PHOENIX — “Sold out” are words we have seen many times during the COVID-19 pandemic, especially on health essentials. Those same items have shown up online where re-sellers are charging well over regular price.
In just the last week, 5 months into the pandemic, hand sanitizer was still being sold for inflated prices online. It's called ‘price-gouging’ and there is no law to prevent it.
State Representative Kirsten Engel feels that enough is enough. Three months after she introduced an anti-price gouging law, and it failed to even get to a vote, she wants to try again.
"I think that fits solidly within the type of issues we'd like to address during a special session," Engel says.
Meanwhile, there is another price-gouging bill at the federal level. Congressmen Ruben Gallego and Greg Stanton are backing it.
"We're trying to get it rolled into the next coronavirus aid bill," Gallego said.
The bill allows authorities to go after those who use a "public health emergency to increase prices unreasonably." Gallego points to companies, he said, tried selling the City of Phoenix protective gear marked up 600%. He believes taxpayers would be paying the extra costs.
In that case, Gallego said the companies backed down when he and Stanton went public.
"There is no law to back me up. Basically, I had to use public shame to do that," he said.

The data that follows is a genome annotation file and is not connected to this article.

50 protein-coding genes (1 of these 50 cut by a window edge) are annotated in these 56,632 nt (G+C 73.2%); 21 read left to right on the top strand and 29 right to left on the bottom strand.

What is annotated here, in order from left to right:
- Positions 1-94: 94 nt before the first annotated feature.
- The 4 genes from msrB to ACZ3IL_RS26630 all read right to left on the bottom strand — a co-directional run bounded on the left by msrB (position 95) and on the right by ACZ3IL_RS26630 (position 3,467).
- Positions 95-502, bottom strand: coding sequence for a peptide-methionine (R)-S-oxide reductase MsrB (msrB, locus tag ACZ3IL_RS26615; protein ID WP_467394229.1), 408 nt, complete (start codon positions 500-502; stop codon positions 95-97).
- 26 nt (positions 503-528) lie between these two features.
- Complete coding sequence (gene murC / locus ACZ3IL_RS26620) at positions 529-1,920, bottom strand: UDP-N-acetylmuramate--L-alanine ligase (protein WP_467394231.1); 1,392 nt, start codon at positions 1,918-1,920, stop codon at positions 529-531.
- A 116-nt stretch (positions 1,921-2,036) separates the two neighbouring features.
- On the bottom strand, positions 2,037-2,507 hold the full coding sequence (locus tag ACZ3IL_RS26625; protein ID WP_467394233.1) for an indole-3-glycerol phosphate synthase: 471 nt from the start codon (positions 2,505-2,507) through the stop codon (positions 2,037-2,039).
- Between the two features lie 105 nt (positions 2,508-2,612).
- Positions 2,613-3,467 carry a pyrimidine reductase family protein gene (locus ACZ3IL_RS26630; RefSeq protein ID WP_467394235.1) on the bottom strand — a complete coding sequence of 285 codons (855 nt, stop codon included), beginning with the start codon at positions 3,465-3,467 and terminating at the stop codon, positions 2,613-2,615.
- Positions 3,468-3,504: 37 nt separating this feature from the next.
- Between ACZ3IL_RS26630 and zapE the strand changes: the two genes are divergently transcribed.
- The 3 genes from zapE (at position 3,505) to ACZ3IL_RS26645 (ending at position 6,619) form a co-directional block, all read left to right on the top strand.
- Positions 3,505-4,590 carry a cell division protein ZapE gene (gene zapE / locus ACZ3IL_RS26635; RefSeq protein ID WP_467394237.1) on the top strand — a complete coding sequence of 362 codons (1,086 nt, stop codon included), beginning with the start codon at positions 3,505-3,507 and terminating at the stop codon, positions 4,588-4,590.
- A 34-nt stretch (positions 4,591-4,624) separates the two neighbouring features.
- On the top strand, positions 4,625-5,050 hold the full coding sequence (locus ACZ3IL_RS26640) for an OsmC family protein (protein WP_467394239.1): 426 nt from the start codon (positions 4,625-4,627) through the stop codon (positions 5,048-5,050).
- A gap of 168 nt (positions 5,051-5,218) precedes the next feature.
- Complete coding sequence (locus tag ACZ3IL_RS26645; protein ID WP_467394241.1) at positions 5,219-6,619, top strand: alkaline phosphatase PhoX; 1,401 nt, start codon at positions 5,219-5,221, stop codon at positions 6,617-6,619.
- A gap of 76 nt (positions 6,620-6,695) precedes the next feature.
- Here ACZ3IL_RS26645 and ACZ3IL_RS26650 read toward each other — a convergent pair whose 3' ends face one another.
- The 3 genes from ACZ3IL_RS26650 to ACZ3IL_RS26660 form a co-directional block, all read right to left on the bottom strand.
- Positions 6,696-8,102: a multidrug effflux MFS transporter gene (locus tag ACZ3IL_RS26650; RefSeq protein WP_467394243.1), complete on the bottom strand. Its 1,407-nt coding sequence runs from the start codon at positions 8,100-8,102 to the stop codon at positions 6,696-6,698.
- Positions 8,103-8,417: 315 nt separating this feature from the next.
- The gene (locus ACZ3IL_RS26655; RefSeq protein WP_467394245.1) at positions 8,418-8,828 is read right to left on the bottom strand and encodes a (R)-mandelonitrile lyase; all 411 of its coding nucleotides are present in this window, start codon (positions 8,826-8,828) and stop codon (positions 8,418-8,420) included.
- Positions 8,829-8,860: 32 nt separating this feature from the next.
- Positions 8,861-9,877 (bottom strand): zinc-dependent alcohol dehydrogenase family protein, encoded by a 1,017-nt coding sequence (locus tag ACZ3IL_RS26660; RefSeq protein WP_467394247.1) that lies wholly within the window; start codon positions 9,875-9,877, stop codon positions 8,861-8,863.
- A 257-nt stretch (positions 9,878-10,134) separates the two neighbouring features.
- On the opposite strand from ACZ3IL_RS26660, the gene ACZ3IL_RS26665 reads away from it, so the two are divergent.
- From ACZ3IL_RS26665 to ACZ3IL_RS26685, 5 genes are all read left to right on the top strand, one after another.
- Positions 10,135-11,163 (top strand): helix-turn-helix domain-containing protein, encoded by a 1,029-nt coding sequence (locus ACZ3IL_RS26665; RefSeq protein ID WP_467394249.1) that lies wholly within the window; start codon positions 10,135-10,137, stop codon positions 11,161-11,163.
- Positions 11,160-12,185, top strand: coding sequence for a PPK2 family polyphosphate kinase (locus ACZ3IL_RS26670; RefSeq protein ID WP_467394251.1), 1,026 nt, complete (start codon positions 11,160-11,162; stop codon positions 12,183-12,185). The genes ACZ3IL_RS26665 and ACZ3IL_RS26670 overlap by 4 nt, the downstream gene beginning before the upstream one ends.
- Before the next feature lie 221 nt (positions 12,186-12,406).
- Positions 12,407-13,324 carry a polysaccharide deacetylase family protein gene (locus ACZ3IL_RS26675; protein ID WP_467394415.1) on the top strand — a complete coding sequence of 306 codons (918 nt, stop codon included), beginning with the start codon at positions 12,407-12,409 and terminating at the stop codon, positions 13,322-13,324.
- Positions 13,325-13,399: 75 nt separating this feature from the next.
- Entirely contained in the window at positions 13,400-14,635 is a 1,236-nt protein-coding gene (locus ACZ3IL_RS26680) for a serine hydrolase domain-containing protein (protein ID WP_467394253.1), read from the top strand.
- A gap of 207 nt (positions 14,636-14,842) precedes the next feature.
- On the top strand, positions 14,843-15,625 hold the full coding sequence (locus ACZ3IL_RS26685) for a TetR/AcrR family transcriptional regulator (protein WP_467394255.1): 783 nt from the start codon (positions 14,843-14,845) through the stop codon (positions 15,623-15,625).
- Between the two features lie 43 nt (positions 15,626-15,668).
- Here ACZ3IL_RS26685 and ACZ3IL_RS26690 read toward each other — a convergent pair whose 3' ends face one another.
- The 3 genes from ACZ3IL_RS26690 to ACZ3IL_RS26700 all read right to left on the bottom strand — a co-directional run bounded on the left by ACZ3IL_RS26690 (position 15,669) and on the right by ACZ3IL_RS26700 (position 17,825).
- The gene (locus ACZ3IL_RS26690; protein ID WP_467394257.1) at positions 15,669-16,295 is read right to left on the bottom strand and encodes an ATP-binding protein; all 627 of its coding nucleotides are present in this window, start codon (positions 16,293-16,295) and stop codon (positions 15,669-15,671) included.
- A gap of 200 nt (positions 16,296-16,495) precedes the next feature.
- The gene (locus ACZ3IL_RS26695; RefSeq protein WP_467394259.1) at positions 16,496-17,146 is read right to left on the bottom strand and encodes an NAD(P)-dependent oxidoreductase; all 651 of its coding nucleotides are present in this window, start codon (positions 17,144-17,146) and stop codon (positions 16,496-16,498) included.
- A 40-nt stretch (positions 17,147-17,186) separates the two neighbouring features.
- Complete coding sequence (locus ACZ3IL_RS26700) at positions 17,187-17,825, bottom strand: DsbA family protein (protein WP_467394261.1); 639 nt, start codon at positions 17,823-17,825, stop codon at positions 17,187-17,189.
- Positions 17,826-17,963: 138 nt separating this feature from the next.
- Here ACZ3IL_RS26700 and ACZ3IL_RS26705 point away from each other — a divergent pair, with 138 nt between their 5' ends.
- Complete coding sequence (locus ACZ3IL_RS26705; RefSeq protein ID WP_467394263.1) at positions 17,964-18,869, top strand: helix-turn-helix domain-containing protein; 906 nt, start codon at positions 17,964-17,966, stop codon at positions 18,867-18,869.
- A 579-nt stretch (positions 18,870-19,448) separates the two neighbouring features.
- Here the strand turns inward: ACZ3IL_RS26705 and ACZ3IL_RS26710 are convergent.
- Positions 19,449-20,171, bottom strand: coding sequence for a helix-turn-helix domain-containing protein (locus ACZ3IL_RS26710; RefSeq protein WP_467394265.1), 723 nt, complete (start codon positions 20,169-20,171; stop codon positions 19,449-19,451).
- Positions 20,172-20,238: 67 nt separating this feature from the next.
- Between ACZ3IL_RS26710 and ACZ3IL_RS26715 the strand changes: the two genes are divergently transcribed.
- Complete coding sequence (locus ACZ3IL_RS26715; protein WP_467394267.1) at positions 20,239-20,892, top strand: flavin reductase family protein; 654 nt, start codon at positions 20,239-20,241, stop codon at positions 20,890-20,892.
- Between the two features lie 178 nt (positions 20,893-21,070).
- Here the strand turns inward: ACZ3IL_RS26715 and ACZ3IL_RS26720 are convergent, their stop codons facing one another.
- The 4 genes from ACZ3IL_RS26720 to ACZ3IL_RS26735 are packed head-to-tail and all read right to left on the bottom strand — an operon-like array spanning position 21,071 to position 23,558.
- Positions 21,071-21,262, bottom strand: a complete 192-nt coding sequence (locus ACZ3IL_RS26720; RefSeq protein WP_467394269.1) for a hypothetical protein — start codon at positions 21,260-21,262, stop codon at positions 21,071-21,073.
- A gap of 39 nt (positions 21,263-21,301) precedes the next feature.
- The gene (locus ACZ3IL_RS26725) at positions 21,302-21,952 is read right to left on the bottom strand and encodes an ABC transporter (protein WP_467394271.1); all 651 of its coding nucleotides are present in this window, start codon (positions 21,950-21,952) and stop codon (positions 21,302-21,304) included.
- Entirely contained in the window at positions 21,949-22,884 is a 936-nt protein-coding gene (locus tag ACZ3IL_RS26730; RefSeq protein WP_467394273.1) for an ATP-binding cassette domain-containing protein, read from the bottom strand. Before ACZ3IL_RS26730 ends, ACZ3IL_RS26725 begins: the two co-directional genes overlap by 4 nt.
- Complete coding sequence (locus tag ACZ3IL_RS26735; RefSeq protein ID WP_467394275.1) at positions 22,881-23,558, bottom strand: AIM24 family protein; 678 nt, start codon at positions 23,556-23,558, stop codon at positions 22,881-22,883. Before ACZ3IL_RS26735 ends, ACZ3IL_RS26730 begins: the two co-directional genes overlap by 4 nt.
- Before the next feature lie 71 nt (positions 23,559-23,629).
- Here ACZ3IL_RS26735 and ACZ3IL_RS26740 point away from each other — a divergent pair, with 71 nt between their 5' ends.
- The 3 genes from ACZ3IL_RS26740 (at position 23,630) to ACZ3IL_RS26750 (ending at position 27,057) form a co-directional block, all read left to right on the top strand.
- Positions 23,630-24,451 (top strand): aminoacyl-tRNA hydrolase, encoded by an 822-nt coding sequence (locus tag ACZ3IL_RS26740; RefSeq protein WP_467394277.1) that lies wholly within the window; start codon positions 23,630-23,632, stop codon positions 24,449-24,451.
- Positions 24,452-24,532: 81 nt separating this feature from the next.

The federal bill has few specifics right now, and it is tied to the COVID-19 pandemic. Gallego explained that it is a start and, if passed, could be used as a precedent for other, similar emergencies.
While he says the bill targets big business, it also makes provisions for consumer gouging by mentioning food, beverages, and hygiene products.
For months now, the Let Joe Know team has been finding and exposing this kind of gouging. Engel thinks the federal bill would be a good alternative, but after seeing what's going on during this pandemic, she is still pushing for a state law.
At this time, there is no scheduled date for the state bill to be heard or any indication if it has Republican support.
No matter federal or state, in both bills, the state Attorney General could be the enforcer. Yet, Attorney General Mark Brnovich has remained quiet on his position.
In an email to ABC15, his office said, in part, "he is not going to weigh in on proposed federal and state legislation at this time. These are policy questions that should be addressed by elected lawmakers."
That is a very different position than the one former Attorney General Terry Goddard took while in office. Goddard tried repeatedly and unsuccessfully to get lawmakers to pass an anti-price gouging law.